Like a satisfying ending, characters should behave in predictable but surprising ways. For example, when Thor returns to Asgard with Valkyrie and Banner to face Hela, Thor has an expression of grim determination, and Valkyrie responds with wonder: she never expected to return to her home. We might expect Banner, a human who is seeing magical Asgard for the first time to respond with wonder, but he says, “I thought it would be nicer,” in part because of a friendly ongoing rivalry with Thor. It makes perfect sense that under these circumstances he would say that. I had expected him to react in his role as a human, but he reacted as Thor’s friend giving him a hard time.
There are a lot of different settings that create conflict and affect the power divide between heroes and villains.
- Opens in Niflheim (basically Asgardian hell) where Thor defeats Surtur, but because Skurge is in charge of the Bifrost, Thor’s transport is delayed, and he has to continue to fight Surtur’s minions.
- On Asgard Thor learns that Heimdall isn’t watching the Bifrost and that Loki has exiled Odin. Thor has a naive sense of his own power.
- Thor takes Loki to Earth, also known as Midgard, to find Odin. They find that Odin is about to die. His death releases Hela.
- The brothers fight Hela, and Loki calls for transport via the Bifrost, which pulls Hela along to, and during the fight, Thor and Loki are sent to
- Sakaar, a repository for people and things that have been discarded (which seems like an anti-Asgard). When Thor and Loki escape the Grandmaster’s clutches, they return to Asgard.
- When Asgard is destroyed by Surtur, the remaining Asgardians and their friends travel to Earth.
- Hela is not just subjugating and killing citizens of Asgard. Her plan is to use the Bifrost to resume her plan to conquer the universe, a project delayed by her imprisonment by Odin.
- One thing about stakes is that it’s not enough to make them big, they have to mean something to the protagonist-heroes. Thor doesn’t want to be king, but losing the Asgardian people would be damnation for him, as we see during his All is Lost Moment.
- Mostly internal arcs, which Kim is going to talk about.
- Rather than a lot of external subplots, Thor: Ragnarok is full of set pieces which have a similar effect. These are sequences of scenes with a problem or task the hero(es) must address before they can get on with the macro plan of defeating the villain(s) and saving the victims. These set pieces add layers of complexity to problems faced by the hero.
- On Sakaar, Thor must survive the fight with the Grandmaster’s champion.
- Then Thor must find a means of escaping the planet, but he must also seek allies.
- Once back on Asgard he must find a way to defeat Hela, but to do this, the heroes must summon Surtur.
What doesn’t work or is a missed opportunity in Thor: Ragnarok?
- I really want Thor to come to terms with the fact that his father wasn’t the uncomplicated good leader he thought he was. Just because his moral line was crossed before Hela’s was, doesn’t mean there isn’t a reckoning that should happen.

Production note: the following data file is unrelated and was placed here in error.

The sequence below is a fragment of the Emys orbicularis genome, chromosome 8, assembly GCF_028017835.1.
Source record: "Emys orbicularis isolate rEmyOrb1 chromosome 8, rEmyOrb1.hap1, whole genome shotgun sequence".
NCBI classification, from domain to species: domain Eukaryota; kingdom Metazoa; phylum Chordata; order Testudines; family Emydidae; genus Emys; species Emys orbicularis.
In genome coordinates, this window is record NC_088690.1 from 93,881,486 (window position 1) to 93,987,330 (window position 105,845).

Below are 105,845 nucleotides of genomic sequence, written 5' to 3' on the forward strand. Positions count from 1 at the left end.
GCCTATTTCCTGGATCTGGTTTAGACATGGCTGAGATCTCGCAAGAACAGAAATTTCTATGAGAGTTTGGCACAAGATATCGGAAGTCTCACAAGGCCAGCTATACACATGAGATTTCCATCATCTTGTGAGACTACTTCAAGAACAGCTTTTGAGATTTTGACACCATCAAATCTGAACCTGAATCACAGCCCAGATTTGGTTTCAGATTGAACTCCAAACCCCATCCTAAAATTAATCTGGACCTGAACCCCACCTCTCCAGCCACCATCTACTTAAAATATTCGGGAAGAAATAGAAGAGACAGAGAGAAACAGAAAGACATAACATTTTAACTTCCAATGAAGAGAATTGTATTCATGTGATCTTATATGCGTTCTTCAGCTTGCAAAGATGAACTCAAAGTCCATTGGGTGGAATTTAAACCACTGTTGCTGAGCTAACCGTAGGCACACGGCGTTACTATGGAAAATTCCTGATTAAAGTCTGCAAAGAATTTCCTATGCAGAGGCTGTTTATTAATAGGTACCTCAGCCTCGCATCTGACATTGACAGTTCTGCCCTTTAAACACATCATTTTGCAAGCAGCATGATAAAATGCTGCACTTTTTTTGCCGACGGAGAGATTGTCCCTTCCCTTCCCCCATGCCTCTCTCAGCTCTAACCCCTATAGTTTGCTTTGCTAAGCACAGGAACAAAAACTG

- There seems to be no real compelling reason for Hulk to stop attacking Surtur at the end. “For once in your life, don’t smash!” Why does this work here and now? It seems inconsistent with Hulk’s behavior and temperament.
But these are mostly minor points that don’t take away from my overall enjoyment of the story.
Anne: Well, I thought Hela was a fairly boring cliché of a villain–and I hate to say that because I do like Cate Blanchett, and in general a villainess arising from the fact that hell hath no fury like a woman scorned is someone I can empathize with a little. But Hela is shallowly written: “Daddy failed me, I am full of villainous speeches and easy, over the top violence to make up for it, waah!” and I felt strongly that the lesser villain, Skurge, was the only thing that made her scenes work.
Other adversaries in the Marvel universe have been far more compelling: Loki has the most in common with Hela because they were both undervalued by the same flawed father, and motivated by his “lesser son” status. But Loki is subtle, clever, and often funny. He has a human-all-too-human, flawed quality, and his craving for status and power get him into trouble.
Killmonger, the chief villain in Black Panther, had a totally understandable motive–it was almost noble, representing the mirror or alternative interpretation of what the hero T’Challa was fighting for.
Even Thanos, the evil behind all the evil in the Marvel canon, is seeking power to fix what he believes is the biggest problem in the universe.
But Hela? She’s just pissed off and powerful and destructive. A hurricane or a tsunami would have been almost as worthwhile a villain.
So, Valerie. Or should I say Valkyrie? What’s your take on this big action film?
Valerie – Characters and Empathy
LOL! Why yes, there is a certain amount of Valkyrie in me, I’ll admit that. Except I can’t drink like that. The occasional glass of wine is my limit.
So this season, when I’m not the one pitching the film, I’m studying how we can create characters the audience will have empathy for. And boy, Leslie has really challenged me with Thor, Ragnarok. I wondered how this would work with action films (is empathy even necessary?) and with ensemble casts (is it still the lead we need empathy for, or the supporting cast of characters as well?).
The first time I watched this film I was sort of meh about it. But this time around, I really wanted to focus and pull out all the lessons from it that I could. Given that it’s part of the very lucrative Marvel franchise, I expected to unearth storytelling gems I wasn’t able to appreciate before. Well, I’m sorry to say, that didn’t happen. I found the film just as bland as I did the first time. This surprises me given the star power and acting chops in this cast. The only characters I connected to at all were Bruce Banner (when he first reappears in the ship) and Odin (as he says goodbye to his sons).